Today is a very special day: After many years of envisioning and a couple of years of thorough research and hard work, Nathalie Singer and her team present their Radiophonic Spaces exhibition to the public at Museum Tinguely in Basel, Switzerland.
This “sonic journey through the history of radio art” is unique in many ways: It brings together more than 200 curated pieces of radio art from the last 100 years and from all over the world. Thus it documents the historical and ongoing explorations of the intriguing, ever-changing sound medium radio by artists like Antonin Artaud, John Cage, László Moholy-Nagy through to Michaela Melián, Andreas Ammer, Colin Black, Tetsuo Kogawa and Gregory Whitehead.
Not only did I have the great pleasure to witness when Nathalie developed her first ideas regarding such a mind-map of radio art during my time as scientific assistant at the Seminar for Media Studies at the University of Basel, where I participated in developing the research project Radiophonic Cultures. To my great delight I also had the chance to contribute with some texts to this exceptional exhibition, which is crucial for my own field of research.
While writing my texts for the exhibition it was very hard for me to imagine how it really would look like in the end, as exhibiting radio art is a rather difficult endeavour, as one can image. How do you “show” sound?! However, the artist, architect and musician Cevedet Erek did an amazing job in desinging this installation.
One can’t see at first glance how much work is retained in this rather minialistic, zen-like, high-tech set-up, but the interplay of sound and space is truely technically sophisticated and allows the visitor to dive into the immersive sound waves of radio art: Equipped with headphones and a specially programmed smartphone one moves through wired surroundings, hearing only static in most of the space. But the closer one gets to one of the transmitting wires, one acts like a “human radio dial”, activating particular works of radio art, which one suddenly hears via the headphones and which bring Mini FM stations to mind. If one likes what one hears and wants to listen to the whole piece, one can save this particular work of art by touching a button on the display of the smartphone. Afterwards one can listen in a nice leather armchair unhurriedly to the complete piece. In addition one also can sit in front of one of several monitors, where one will find more information about the whole piece, its history, production and recording process and technology as well as about its author and about how this particular piece relates to other works from the history of radio art. This mind map is also supposed to go online as soon as possible.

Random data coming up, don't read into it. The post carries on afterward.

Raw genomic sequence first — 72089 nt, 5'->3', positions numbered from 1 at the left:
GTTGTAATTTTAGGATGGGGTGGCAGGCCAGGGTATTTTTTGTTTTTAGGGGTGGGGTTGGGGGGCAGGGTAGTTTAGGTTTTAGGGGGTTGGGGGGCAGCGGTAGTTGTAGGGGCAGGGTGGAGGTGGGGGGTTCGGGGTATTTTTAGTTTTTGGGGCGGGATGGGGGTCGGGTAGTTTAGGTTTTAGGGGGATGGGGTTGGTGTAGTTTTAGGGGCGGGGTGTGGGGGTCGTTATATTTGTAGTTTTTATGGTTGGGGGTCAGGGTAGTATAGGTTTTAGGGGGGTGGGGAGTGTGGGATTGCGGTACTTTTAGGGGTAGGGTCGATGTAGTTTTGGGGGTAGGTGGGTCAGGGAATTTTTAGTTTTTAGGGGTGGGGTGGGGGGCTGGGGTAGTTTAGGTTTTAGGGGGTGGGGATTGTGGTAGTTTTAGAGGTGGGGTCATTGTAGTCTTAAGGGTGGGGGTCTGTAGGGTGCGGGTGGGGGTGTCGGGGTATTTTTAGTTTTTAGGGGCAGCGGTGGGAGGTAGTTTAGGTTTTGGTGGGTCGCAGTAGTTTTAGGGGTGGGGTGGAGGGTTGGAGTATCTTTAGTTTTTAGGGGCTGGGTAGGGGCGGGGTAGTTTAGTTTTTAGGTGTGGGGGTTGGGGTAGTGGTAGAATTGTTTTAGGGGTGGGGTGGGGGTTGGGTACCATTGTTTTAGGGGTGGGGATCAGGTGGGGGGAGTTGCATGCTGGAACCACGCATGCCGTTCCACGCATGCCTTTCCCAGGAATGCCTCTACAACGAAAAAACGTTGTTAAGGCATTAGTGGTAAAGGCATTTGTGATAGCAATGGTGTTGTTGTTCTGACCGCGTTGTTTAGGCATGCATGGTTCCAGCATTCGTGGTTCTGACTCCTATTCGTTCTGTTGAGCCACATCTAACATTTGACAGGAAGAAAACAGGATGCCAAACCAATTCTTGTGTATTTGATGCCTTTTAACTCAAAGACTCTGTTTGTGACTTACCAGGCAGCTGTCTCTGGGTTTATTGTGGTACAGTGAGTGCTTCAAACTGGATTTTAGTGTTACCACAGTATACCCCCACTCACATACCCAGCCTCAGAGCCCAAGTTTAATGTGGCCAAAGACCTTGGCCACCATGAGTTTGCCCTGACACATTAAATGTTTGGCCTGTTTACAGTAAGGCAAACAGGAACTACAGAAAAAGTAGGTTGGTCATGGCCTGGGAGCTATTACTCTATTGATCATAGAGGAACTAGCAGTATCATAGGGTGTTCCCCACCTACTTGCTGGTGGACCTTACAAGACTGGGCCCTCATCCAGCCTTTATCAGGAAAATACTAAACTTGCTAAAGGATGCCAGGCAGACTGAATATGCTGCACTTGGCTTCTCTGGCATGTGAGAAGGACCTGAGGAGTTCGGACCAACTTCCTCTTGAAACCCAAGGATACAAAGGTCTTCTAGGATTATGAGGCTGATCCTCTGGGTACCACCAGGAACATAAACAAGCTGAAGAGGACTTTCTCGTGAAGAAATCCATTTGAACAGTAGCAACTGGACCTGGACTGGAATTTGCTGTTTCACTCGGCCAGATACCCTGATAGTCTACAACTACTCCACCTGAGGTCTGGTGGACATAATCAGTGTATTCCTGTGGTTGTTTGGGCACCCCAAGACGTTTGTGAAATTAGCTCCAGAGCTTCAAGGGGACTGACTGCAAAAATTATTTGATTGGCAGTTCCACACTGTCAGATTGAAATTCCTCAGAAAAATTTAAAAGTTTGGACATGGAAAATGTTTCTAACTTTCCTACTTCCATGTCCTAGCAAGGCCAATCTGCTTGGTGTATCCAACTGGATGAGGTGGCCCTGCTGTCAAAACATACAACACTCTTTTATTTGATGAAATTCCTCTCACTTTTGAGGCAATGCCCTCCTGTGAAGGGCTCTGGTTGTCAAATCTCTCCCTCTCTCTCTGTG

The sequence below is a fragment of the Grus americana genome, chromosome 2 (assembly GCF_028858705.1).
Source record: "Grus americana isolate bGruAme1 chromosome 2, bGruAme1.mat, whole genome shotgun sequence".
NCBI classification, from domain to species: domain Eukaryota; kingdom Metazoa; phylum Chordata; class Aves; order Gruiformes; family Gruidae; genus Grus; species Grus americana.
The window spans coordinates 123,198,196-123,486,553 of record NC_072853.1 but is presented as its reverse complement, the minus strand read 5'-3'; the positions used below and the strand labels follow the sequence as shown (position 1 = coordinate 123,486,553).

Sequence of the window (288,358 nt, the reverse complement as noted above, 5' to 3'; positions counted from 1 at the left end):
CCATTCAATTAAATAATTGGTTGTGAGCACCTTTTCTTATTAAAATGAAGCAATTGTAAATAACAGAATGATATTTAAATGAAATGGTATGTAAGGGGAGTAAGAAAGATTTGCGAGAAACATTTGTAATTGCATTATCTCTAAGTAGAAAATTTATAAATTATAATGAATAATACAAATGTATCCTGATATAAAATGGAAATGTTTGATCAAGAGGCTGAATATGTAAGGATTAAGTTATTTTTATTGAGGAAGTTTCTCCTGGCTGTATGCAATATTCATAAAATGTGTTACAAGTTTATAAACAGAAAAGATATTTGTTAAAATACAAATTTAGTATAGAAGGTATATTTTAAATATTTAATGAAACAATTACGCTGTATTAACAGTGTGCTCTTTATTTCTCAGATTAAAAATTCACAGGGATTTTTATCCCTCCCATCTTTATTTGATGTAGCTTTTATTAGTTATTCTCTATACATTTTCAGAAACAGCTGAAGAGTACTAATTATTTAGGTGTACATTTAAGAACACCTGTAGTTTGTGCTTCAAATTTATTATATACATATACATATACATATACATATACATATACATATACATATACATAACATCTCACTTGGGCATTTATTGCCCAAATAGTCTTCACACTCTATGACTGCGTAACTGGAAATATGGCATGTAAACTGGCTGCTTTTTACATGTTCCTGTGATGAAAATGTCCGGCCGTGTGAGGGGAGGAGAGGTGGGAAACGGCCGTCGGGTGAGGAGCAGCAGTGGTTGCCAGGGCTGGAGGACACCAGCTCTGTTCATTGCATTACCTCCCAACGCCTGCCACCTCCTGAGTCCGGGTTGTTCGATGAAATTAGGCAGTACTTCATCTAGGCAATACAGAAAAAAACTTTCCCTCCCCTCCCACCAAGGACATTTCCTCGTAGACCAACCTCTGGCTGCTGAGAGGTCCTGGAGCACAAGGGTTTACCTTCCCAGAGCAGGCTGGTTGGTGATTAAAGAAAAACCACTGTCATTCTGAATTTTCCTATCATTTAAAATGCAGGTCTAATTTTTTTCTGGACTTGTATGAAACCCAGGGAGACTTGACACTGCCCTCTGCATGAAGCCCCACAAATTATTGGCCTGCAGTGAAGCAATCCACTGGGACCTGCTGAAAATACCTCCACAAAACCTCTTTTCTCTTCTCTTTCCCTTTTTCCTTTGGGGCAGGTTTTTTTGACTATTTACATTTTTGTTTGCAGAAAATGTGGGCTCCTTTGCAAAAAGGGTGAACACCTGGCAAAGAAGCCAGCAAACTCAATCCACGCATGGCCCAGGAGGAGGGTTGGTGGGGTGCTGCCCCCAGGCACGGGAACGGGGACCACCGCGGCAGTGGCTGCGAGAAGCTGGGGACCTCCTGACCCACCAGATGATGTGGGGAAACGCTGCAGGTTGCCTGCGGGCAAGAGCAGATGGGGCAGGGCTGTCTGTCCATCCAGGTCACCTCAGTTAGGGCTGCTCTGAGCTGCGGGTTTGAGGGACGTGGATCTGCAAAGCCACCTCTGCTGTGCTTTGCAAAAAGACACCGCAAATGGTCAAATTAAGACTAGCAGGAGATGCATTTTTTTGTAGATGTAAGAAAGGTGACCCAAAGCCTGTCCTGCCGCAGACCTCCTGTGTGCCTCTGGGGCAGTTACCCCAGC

I had the great pleasure and challenge to contribute with some texts for several crucial, canonical radio art works of the 20th century. E.g. I wrote about La Battaglia di Adrianopoli (1924) by Filippo Tommaso Marinetti, Antoin Artaud’s Pour en finir avec le jugement de dieu (1947/48) and Ernst Jandl’s Das Röcheln der Mona Lisa (1970) as well as his 13 radiophonic pieces (1966), which he was invited to record with legendary sound engineer Delia Derbyshire at the famous BBC Radiophonic Workshop after his celebrated perfomance at the Great Poetry Reading at the Royal Albert Hall in London in 1965. Rather contemporary pieces, which I wrote about for the exhibition, are e.g. the wonderful Sirius FM by Ulrich Bassenge and Philip Stegers (2017) about the renowned Studio für elektronische Musik in Cologne and the important composer Karlheinz Stockhausen as well as Dan Lander’s Talking to a Loudspeaker (1989/90) and Andreas Ammer’s Kaiser Wilhelm Overdrive (1991).
Congratulations to Nathalie Singer and the whole team, who made this fantastic exhibition come true. You did an amazing, very valuable job for this unfortunately still way too much neglected and unknown but fascinating art form. Thank you so much! And last but not least of course a very big thank you to all the woderful radio artists out there, who don’t stop creating and sharing their precious, invisible art. This exhibition eventually liberates many of your art works from the archives of the radio stations and gives them back to the public. After 100 years this exhibition gives radio art eventually the recognition it deserves.
Radiophonic Spaces will also be exhibited at Haus der Kulturen der Welt in Berlin (Nov 1 – Dec 10, 2018) as well as at the University Library of Bauhaus-Universität Weimar within its centenary in summer 2019.
An overview of all art works of the presentation can be found here: List of Radiophonic Artworks of the Exhibition